There’s an enormous literature these days on happiness, and pretty much all of it pushes some variety of positive thinking. The Happiness Hypothesis is one of the most thoughtful of these books, and Stumbling on Happiness is a fairly good read too, and Professor Layard’s Happiness is worth reading if you want to understand why the English NHS is about to spend millions on CBT.
But I’ve never been a fan of either bandwagons or one-size-fits-all treatments so I read this study about optimism with interest. Two professors at Duke University’s Business School have come up with an interesting way of measuring optimism – they asked people how long they expected to live and then compared these estimates with actuarial tables of life expectancy. Optimists were classed as those whose self assessment of longevity was beyond that of the statistical predictions and 5% of them were classed as super-optimists – people who reckoned they’d live a good 20 years longer than the statistics would predict! Interesting method, huh?
What they then did was interview people about their behaviours (being a business school they were most interested in financial behaviours). They found the following -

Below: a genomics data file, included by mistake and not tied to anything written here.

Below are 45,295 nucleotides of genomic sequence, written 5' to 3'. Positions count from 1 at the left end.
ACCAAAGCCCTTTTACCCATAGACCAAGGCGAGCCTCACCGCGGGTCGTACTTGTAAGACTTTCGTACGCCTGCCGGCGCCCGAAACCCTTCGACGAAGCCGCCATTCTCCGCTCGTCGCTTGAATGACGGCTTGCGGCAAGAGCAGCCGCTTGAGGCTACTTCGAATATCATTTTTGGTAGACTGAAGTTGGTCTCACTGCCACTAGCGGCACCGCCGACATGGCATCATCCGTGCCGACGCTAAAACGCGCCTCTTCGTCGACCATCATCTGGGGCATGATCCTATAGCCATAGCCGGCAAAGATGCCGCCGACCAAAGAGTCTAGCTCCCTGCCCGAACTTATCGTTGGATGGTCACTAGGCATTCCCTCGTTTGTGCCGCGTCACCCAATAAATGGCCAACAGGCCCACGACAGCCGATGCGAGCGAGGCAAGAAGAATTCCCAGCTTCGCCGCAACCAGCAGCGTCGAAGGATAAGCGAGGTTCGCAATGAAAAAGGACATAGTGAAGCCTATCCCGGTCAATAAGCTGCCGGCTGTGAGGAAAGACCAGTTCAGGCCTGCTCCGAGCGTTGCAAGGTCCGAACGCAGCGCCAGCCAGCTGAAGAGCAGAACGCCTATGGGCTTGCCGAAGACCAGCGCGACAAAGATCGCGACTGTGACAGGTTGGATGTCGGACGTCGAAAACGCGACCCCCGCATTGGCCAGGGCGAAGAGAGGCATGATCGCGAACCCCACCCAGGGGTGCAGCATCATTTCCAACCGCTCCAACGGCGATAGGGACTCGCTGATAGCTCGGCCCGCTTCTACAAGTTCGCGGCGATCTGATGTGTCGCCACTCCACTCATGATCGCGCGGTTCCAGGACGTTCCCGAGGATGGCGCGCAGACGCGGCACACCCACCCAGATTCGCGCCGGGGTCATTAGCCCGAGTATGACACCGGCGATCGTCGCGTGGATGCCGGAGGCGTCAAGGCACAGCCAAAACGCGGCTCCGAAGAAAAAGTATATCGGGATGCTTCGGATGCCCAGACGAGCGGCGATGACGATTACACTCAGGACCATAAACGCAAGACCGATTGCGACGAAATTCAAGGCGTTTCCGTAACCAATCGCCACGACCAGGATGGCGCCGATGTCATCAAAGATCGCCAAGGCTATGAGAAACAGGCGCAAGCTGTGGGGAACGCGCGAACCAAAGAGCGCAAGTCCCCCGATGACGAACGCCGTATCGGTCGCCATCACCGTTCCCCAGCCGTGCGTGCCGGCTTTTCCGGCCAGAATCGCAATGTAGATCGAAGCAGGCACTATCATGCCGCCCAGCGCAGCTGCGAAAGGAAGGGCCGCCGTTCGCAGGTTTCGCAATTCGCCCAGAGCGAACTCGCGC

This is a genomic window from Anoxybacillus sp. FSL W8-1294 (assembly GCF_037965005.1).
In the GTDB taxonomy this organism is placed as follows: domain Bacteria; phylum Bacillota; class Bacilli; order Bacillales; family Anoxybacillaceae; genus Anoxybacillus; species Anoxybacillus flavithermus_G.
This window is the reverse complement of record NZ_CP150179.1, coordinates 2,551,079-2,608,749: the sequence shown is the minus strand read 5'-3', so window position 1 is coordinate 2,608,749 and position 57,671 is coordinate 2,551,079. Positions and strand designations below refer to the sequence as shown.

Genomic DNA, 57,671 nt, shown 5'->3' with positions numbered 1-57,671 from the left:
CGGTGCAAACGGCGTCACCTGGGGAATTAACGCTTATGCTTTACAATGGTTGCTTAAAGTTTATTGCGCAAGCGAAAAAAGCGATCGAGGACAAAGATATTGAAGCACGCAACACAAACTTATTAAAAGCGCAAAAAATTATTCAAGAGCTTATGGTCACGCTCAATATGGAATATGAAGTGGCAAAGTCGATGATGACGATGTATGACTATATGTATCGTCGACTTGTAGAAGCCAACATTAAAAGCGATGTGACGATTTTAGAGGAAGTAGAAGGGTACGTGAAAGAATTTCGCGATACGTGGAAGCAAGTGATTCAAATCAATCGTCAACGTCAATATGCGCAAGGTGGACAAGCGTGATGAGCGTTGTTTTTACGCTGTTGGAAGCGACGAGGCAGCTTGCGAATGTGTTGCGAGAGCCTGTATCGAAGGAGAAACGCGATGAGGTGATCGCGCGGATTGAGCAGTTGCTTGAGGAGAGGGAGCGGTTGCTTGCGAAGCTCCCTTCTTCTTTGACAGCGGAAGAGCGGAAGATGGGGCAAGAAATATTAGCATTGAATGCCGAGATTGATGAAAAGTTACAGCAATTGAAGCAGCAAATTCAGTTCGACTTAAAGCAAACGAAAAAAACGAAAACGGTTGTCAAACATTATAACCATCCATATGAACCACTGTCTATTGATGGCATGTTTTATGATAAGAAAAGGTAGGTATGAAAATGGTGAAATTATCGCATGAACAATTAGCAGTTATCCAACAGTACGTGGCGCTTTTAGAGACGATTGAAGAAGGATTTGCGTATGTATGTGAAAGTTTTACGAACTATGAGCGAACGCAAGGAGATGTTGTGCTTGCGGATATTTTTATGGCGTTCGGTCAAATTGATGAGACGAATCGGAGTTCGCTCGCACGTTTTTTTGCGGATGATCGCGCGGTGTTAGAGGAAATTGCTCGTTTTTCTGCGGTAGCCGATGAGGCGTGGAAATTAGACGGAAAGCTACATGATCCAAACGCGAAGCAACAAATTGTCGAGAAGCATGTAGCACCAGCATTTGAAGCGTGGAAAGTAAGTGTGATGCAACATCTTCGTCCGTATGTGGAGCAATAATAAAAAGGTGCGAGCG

Puri and Robinson find that optimists:
- Work longer hours;
- Invest in individual stocks;
- Save more money;
- Are more likely to pay their credit card balances on time;
- Believe their income will grow over the next five years;
- Plan to retire later (or not at all);
- Are more likely to remarry (if divorced).
In comparison, extreme optimists:
- Work significantly fewer hours;
- Hold a higher proportion of individual stocks in their portfolios, and are more likely to be day traders;
- Save less money;
- Are less likely to pay off their credit card balances on a regular basis;
- Are more likely to smoke.
In other words, while a dose of optimism might be good for you, too much optimism was associated with riskier and less healthy behaviours. I guess it’s this kind of thing that makes it very difficult to do health education with teenagers – trying to tell them smoking will shorten their lives means nothing to most of them – they think those problems are highly unlikely to happen to them.
I think that all coping strategies in life are good if they work for you, but that any coping strategy which is pushed to an extreme will start to harm you. So a little optimism is no doubt a good thing but optimism which is way beyond the probable can disengage a person from reality.